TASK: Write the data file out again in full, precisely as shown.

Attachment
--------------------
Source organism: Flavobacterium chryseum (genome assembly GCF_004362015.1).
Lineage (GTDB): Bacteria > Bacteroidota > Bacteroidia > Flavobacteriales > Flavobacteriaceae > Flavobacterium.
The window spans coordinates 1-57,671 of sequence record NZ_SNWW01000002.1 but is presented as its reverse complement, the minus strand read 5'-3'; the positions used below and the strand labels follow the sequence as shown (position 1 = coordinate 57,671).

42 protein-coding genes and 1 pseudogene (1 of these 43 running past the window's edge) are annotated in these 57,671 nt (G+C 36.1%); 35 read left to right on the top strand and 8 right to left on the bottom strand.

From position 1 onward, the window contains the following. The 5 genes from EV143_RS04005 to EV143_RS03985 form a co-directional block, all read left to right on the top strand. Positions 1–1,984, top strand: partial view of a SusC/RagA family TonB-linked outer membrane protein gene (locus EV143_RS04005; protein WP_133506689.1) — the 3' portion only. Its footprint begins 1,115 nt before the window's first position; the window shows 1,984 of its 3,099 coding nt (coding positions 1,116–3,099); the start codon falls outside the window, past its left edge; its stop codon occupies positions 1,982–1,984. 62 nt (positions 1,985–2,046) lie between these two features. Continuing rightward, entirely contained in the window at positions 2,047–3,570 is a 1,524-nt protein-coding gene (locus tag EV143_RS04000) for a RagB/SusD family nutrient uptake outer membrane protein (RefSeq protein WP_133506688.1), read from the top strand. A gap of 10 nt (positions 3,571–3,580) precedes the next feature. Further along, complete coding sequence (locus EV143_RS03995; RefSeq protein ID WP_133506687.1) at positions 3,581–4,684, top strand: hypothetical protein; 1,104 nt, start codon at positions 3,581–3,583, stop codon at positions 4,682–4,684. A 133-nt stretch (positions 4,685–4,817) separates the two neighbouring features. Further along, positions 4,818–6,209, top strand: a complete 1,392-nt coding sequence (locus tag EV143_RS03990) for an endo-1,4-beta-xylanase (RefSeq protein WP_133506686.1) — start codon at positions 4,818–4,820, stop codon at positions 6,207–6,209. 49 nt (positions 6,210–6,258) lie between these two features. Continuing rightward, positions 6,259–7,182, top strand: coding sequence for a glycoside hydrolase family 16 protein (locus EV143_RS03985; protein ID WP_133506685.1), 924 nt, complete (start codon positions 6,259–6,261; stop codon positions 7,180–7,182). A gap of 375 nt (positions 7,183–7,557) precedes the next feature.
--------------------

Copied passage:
Source organism: Flavobacterium chryseum (genome assembly GCF_004362015.1).
Lineage (GTDB): Bacteria > Bacteroidota > Bacteroidia > Flavobacteriales > Flavobacteriaceae > Flavobacterium.
The window spans coordinates 1-57,671 of sequence record NZ_SNWW01000002.1 but is presented as its reverse complement, the minus strand read 5'-3'; the positions used below and the strand labels follow the sequence as shown (position 1 = coordinate 57,671).

42 protein-coding genes and 1 pseudogene (1 of these 43 running past the window's edge) are annotated in these 57,671 nt (G+C 36.1%); 35 read left to right on the top strand and 8 right to left on the bottom strand.

From position 1 onward, the window contains the following. The 5 genes from EV143_RS04005 to EV143_RS03985 form a co-directional block, all read left to right on the top strand. Positions 1–1,984, top strand: partial view of a SusC/RagA family TonB-linked outer membrane protein gene (locus EV143_RS04005; protein WP_133506689.1) — the 3' portion only. Its footprint begins 1,115 nt before the window's first position; the window shows 1,984 of its 3,099 coding nt (coding positions 1,116–3,099); the start codon falls outside the window, past its left edge; its stop codon occupies positions 1,982–1,984. 62 nt (positions 1,985–2,046) lie between these two features. Continuing rightward, entirely contained in the window at positions 2,047–3,570 is a 1,524-nt protein-coding gene (locus tag EV143_RS04000) for a RagB/SusD family nutrient uptake outer membrane protein (RefSeq protein WP_133506688.1), read from the top strand. A gap of 10 nt (positions 3,571–3,580) precedes the next feature. Further along, complete coding sequence (locus EV143_RS03995; RefSeq protein ID WP_133506687.1) at positions 3,581–4,684, top strand: hypothetical protein; 1,104 nt, start codon at positions 3,581–3,583, stop codon at positions 4,682–4,684. A 133-nt stretch (positions 4,685–4,817) separates the two neighbouring features. Further along, positions 4,818–6,209, top strand: a complete 1,392-nt coding sequence (locus tag EV143_RS03990) for an endo-1,4-beta-xylanase (RefSeq protein WP_133506686.1) — start codon at positions 4,818–4,820, stop codon at positions 6,207–6,209. 49 nt (positions 6,210–6,258) lie between these two features. Continuing rightward, positions 6,259–7,182, top strand: coding sequence for a glycoside hydrolase family 16 protein (locus EV143_RS03985; protein ID WP_133506685.1), 924 nt, complete (start codon positions 6,259–6,261; stop codon positions 7,180–7,182). A gap of 375 nt (positions 7,183–7,557) precedes the next feature.